Update 1 | Illegal Abortion in Argentina

I am taking a strong critical feminist viewpoint of illegal abortion in Argentina, so, therefore, I chose to start my research with a survey of feminist literature on the topics of abortion and reproductive rights. I really wanted to create a foundation from the feminist theory on which I will be able to build my future analysis. This process was very successful; I read and analyzed 10 different sources, ranging from abstract feminist theory to feminist critiques of policy to feminist public health studies. The main highlights that feminist literature provides to the analysis of abortion in Argentina are that 1) abortion is a fundamentally feminist issue because access or lack thereof has a huge influence in determining women’s life trajectory; 2) anti-choice advocates fundamentally regard the rights of the un-born fetus as supreme over the rights of the mother whereas feminists center the rights of the mother; 3) abortion restrictions most profoundly impact poorer women who rely on public health services and cannot afford services in private clinics; 4) abortion is a public health issue, as unsafe abortion in legally restrictive contexts leads to thousands of unnecessary maternal deaths per year; and 5) women’s control of their bodies is inextricably linked to their standing as equal members of society. These insights from feminist literature spanning over 4 decades will serve as an anchor for my analysis of future texts that address the issue of abortion specifically in Argentina.

After immersing myself in feminist literature, I transitioned to learning about the historical, political, and social context of abortion in Argentina. I wanted to understand this broad subject before delving deeply into more specific details of the issue. This part of my research has been fascinating because it has exposed the incongruent and inconsistent historical and current policy regarding abortion. Abortion in Argentina was illegal in all cases during the 1800s. In 1921, the Penal Code was updated to include three exceptions to the ban on abortion: 1) in cases where the mother’s health was in danger, 2) in cases of sexual assault, and 3) in cases where the mother has a mental disability. This remained the abortion policy until the 1960s and the presidency of Isabel Peron (wife of the famous late-Juan Peron) who outlawed abortion in all cases as well as all other forms of family planning to deal with declining birth rates that posed a “national security risk.” This policy was continued into the following military dictatorship and was only reversed with the return to democracy in 1983 when the government returned to the 1921 abortion policy. This did not end the debate, though, as a dropped semi-colon in the 1983 re-writing of the policy led some to believe that abortion was only allowed in two cases: 1) in cases where the mother’s health was in danger and 2) in cases of sexual assault where the mother has a mental disability. Excluding cases of less specific sexual assault excluded many women from the provisions of non-punishable abortions. This issue was not settled until almost 30 years after the return to democracy with a 2012 Supreme Court case that clarified the rights of women who became pregnant due to a sexual assault to obtain an abortion. The circuitous nature of exceptions to the abortion ban is just one example of how complex and interesting the context of abortion in Argentina really is.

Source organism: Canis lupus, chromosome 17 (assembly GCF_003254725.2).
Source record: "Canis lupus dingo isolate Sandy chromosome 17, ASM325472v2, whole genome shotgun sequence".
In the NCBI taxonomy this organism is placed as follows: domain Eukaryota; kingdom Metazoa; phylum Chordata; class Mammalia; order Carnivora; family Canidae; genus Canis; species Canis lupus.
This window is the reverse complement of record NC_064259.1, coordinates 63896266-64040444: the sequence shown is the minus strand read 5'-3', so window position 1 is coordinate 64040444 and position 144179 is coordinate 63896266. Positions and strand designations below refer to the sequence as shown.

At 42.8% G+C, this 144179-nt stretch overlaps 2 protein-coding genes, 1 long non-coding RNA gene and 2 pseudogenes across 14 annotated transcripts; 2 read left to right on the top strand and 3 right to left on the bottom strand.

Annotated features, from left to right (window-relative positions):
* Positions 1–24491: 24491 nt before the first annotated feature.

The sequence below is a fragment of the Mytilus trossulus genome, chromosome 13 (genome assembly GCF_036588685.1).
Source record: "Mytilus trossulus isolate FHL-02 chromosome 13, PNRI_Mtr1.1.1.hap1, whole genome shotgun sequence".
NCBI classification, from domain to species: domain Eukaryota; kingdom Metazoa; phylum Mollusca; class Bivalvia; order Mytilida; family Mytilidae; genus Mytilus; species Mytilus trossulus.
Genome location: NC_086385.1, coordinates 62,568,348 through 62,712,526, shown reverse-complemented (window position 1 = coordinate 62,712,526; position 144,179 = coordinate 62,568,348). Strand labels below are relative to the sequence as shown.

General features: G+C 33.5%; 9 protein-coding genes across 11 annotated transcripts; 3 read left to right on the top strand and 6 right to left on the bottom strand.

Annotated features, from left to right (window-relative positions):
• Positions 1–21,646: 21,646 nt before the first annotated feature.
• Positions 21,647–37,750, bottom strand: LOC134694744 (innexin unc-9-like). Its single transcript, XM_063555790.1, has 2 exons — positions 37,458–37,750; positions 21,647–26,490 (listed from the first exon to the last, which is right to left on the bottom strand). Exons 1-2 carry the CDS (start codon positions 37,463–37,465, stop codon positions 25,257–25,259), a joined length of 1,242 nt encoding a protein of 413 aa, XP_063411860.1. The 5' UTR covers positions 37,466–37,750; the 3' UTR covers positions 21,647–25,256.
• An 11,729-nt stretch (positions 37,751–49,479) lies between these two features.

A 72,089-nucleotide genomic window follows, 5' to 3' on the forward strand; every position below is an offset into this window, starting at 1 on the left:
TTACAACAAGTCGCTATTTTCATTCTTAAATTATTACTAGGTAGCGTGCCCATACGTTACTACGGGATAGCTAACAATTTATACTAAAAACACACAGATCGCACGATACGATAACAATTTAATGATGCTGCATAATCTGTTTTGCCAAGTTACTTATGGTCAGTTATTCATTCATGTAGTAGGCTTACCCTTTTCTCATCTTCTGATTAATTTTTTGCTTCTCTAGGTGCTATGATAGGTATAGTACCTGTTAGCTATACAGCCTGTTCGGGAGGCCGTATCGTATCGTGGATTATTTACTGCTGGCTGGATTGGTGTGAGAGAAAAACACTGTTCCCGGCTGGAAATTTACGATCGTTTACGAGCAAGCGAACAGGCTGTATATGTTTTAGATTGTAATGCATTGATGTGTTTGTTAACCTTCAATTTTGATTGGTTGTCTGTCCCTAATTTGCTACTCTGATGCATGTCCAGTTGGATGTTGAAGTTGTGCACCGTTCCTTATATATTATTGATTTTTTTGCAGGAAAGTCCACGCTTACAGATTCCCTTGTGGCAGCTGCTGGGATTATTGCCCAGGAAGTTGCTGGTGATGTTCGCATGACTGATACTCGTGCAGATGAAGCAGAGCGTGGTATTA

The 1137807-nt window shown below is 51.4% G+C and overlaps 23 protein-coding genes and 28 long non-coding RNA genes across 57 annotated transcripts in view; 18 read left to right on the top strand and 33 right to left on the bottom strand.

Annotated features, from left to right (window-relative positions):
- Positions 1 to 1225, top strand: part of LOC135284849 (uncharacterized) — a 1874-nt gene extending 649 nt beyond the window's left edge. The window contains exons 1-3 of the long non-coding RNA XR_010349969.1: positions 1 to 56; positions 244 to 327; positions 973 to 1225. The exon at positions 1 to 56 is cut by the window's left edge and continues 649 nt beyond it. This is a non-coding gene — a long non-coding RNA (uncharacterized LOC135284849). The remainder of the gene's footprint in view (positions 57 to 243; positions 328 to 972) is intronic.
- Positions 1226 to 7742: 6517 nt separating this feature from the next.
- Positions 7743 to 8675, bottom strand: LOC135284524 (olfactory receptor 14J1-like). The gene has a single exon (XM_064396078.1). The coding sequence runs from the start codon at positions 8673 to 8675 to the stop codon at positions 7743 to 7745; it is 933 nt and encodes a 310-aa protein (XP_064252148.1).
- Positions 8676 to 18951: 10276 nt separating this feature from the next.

My next order of business for research is to dive more deeply into the relationship between abortion and religion, specifically the Catholic Church, in Argentina. The Catholic Church does hold a lot of power in the country, so I am excited to explore how they have utilized that power in the abortion debate, why it has been so effective in maintaining illegality, and what the limitations of such power may be.

Comments

  1. achennesseynil says:

    First off, this was a fascinating read, particularly for someone who isn’t extremely knowledgeable on the subject. One main question I had when reading this post was if there was a specific event that led to the change of the penal code in 1921, or if was a change that had been building for many years and finally came to fruition?

    Additionally, when the policy was re-written in 1983 featuring the dropped semi-colon, you state that it “led some to believe” abortion was only allowed in two cases. This made me wonder what the legal stance on abortion was during this time, as if only some believed that it was legal in only two cases, whereas others believed it to be permissible in 3, the legal stance would be subjective and depend on judges hearing cases. I may be totally base with this inquiry, but it was definitely something that intrigued me.

    Keep up the great work!

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